Each time a scan is completed, the counter 132 increments another counter 135 that has a modulus corresponding to the number of scans per frame; in this particular embodiment, 515. The most significant, or last, stage in the counter 135 generates TOP and BOTT signals that correspond to the two sets of scan operations that occur in an interlaced display. The counter 135 also produces a Y1 signal during the interval of a second scan line and a Y256 signal during a 257th scan line, assuming a Y0 signal corresponds to the first scan line interval. A decoder 136 decodes the output signals from the counter 135 and transmits a YACTIVE signal during the first 216 scan intervals that correspond to active scanning; the remaining scan intervals are used to perform vertical retracing operations.
An OR gate 137 and an AND gate 138 monitor the values of the counter 135 to produce a counter having a modulus of 258 while the TOP signal is active and a modulus of 257 when the BOTT signal is active. The occurrence of either condition produces an LY signal that resets the counter 135 to ZERO. Thus, during an interlaced display in which there are 515 lines of active display on the screen, the values Y1 through Y256 correspond to the odd numbered scan lines (e.g. lines 1, 3, 5 . . . 515) while the TOP signal is active and correspond to the even numbered lines (i.e., lines 0, 2, 4 . . . 514) when the BOTT signal is active. Each time the AND gate 138 transmits the LY signal, the next SCLK pulse passes through an AND gate 139 thereby to generate the LYCLK pulse that loads the contents of the begin display register 36A into the display address counter 35A. This operation establishes an initial correspondence between the then addressed location on each display memory and the first display position on the screen (i.e., the upper left corner).
With this understanding of the timing signals that are generated, it is possible to refer to a state control circuit 140. This circuit produces state signals according to a state diagram shown in FIG. 6A. So long as the YACTIVE signal from the decoder 136 is not asserted, the state control circuit 140 remains in a REST state during which the A and B signals are not asserted. When the rest interval ends (i.e., the YACTIVE signal is asserted), the B43 signal conditions a flip-flop 141 so it is set by an inverted BCLK pulse from an inverter 142. The flip-flop 141 enables an AND gate 145 to transmit XOCLK pulses simultaneously with successive BCLK pulses while the B43 signal is active. Thus, the first XOCLK pulse causes the state control circuit 140 to shift to a SKIP state during which the A signal is asserted while the B signal is not asserted. During the SKIP state, an OR gate 146 provides an enabling input to an AND gate 147. The AND gate 147 normally is enabled by a circuitry including a flip-flop 150 and a NAND gate 151. Thus, during the SKIP state, successive BCLK pulses energize the AND gate 147 and an OR gate 148 to generate DACCLK pulses that advance the display address counter 35A in the display driving circuit 22A. In the SKIP state, however, no information is obtained from the display memory so the system effectively skips over the data corresponding to the scan line that will be interlaced during the next field.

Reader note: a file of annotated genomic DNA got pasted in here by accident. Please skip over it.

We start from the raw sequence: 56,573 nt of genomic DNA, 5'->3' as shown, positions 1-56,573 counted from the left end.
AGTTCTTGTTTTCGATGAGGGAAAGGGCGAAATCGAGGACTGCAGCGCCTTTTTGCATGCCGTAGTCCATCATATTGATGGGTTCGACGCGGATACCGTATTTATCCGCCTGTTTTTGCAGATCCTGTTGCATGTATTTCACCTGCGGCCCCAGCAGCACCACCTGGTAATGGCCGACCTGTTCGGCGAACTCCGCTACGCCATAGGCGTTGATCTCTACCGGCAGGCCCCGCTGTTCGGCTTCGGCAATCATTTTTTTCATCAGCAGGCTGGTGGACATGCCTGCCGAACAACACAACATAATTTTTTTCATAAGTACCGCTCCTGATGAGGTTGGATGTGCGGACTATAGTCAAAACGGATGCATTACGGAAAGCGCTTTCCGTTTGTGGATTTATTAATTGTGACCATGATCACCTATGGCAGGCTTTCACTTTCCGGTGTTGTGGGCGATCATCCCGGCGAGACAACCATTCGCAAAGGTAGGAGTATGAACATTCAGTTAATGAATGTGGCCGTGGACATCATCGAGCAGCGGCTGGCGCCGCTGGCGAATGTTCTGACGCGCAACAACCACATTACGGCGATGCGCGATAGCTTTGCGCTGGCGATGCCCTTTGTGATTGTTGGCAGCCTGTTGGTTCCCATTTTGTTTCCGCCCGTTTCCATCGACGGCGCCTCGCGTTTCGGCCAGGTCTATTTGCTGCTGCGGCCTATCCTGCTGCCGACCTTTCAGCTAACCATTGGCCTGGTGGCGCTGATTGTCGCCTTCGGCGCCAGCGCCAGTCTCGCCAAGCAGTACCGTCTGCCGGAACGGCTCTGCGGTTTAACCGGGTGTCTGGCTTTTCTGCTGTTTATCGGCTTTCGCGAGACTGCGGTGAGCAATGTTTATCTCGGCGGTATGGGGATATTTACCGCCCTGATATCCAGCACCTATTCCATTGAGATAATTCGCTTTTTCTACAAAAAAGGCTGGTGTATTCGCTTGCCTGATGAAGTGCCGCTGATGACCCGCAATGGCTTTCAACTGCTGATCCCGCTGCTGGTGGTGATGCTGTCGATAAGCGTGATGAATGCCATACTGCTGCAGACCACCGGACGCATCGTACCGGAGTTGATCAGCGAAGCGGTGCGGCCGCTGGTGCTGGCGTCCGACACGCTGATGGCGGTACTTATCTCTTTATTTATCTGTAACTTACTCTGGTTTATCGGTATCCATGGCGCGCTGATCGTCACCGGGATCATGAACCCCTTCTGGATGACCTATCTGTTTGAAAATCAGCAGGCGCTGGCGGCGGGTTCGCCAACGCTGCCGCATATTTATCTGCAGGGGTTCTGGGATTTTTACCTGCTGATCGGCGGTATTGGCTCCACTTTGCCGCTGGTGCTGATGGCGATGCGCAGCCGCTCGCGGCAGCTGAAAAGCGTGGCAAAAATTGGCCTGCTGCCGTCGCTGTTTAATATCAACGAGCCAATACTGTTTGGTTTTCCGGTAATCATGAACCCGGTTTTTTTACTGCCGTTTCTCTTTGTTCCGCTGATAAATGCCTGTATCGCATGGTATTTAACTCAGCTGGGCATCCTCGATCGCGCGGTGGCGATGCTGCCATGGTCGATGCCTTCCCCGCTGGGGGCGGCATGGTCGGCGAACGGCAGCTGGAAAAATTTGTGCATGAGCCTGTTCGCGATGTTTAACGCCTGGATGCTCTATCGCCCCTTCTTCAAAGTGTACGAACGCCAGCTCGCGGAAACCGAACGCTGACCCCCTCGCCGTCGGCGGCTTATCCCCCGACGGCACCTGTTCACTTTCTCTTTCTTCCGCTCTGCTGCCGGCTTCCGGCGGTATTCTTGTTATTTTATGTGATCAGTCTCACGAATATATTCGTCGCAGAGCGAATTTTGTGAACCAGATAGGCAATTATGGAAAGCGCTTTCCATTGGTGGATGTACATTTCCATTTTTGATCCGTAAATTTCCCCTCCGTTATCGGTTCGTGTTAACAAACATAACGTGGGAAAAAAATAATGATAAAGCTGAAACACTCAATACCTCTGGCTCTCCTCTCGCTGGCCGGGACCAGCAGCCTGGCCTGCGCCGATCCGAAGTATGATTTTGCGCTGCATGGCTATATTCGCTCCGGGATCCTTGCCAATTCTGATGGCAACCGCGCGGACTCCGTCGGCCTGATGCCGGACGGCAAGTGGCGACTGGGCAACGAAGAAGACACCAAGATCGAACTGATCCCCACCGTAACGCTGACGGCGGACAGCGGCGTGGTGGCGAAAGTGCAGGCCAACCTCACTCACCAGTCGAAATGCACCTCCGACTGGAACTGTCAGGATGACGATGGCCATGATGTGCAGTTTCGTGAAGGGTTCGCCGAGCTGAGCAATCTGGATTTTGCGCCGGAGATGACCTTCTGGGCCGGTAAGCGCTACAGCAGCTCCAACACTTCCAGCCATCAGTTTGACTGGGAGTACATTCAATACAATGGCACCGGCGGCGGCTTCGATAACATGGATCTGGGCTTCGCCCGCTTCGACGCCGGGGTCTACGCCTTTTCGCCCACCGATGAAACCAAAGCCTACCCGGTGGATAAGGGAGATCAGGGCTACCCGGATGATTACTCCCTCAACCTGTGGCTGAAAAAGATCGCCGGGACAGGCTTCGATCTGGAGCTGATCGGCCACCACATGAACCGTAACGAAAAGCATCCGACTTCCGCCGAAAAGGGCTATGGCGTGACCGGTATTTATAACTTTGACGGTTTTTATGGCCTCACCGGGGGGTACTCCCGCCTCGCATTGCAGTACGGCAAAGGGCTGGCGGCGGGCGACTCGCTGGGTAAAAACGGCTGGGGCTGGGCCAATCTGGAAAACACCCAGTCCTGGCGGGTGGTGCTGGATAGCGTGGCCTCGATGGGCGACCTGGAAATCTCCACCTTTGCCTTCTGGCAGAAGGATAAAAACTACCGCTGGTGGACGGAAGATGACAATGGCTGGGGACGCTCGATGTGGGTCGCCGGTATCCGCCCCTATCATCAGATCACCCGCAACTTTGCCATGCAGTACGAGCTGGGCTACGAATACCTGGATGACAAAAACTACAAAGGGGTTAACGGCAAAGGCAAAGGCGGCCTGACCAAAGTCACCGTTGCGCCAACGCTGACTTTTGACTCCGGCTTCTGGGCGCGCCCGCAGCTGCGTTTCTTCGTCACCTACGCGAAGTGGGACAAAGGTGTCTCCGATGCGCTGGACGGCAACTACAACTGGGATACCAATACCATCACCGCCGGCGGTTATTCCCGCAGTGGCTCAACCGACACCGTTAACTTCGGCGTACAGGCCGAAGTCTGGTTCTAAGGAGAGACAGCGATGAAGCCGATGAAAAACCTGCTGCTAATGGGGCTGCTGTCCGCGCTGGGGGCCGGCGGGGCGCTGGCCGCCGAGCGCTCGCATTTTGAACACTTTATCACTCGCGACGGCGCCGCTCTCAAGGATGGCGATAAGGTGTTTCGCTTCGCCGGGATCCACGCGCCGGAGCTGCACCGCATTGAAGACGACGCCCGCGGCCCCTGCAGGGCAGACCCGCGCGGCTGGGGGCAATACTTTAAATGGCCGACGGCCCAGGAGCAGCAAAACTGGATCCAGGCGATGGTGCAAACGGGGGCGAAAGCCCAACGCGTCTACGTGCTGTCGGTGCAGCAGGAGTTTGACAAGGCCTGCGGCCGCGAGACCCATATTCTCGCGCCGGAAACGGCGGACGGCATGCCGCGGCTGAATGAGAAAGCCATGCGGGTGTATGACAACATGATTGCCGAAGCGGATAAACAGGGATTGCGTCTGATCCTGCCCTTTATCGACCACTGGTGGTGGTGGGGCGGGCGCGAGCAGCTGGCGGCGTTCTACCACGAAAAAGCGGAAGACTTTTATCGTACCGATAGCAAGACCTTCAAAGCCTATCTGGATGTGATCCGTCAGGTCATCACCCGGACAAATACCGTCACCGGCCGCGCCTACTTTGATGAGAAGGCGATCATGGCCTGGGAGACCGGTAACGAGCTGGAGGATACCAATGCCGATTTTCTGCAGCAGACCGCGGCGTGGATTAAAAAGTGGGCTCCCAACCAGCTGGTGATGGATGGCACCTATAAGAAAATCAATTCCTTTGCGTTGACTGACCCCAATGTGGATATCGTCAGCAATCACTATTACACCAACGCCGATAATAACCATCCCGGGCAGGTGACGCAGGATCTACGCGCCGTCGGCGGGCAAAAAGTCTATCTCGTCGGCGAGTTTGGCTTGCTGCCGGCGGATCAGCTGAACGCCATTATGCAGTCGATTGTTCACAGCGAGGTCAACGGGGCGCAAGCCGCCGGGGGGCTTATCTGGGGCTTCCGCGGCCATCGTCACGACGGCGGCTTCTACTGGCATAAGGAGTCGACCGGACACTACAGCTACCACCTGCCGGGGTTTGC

So long as the A signal is asserted, the BCLK pulses also energize an AND gate 152 and OR gate 153 thereby to increment a counter 154. Although the counter 132 defines 44 intervals, only 36 of those intervals are involved with an active display. The remaining intervals are used for horizontal retracing operations. Thus, the counter 154 produces a DONE signal upon the completion of the number of computer word intervals that produce an active display (i.e., in this specific embodiment the counter 154 has a modulus of 36). As shown, the DONE signal presets the counter 154 to an initial state and is an input signal to the state control circuit 140. As shown in FIG. 6A the assertion of the DONE signal causes the A and B signals to become complemented (i.e., the A signal is not asserted while the B signal is asserted) thereby establishing a FETCH state. Encoding circuitry in the state control circuit 140 produces a ST01 signal during this state that energizes an AND gate 155 normally enabled by a FIFO control 156 and a NAND gate 157. This FETCH signal is coupled back to the OR gate 85 shown in FIG. 3 and thereby requests the next memory cycle to retrieve the contents of a next location from the display memory to refresh the corresponding display. Normally the FETCH signal will be asserted. If however, both buffers are full, the NAND gate 157 disables the AND gate 155 to terminate the FETCH signal.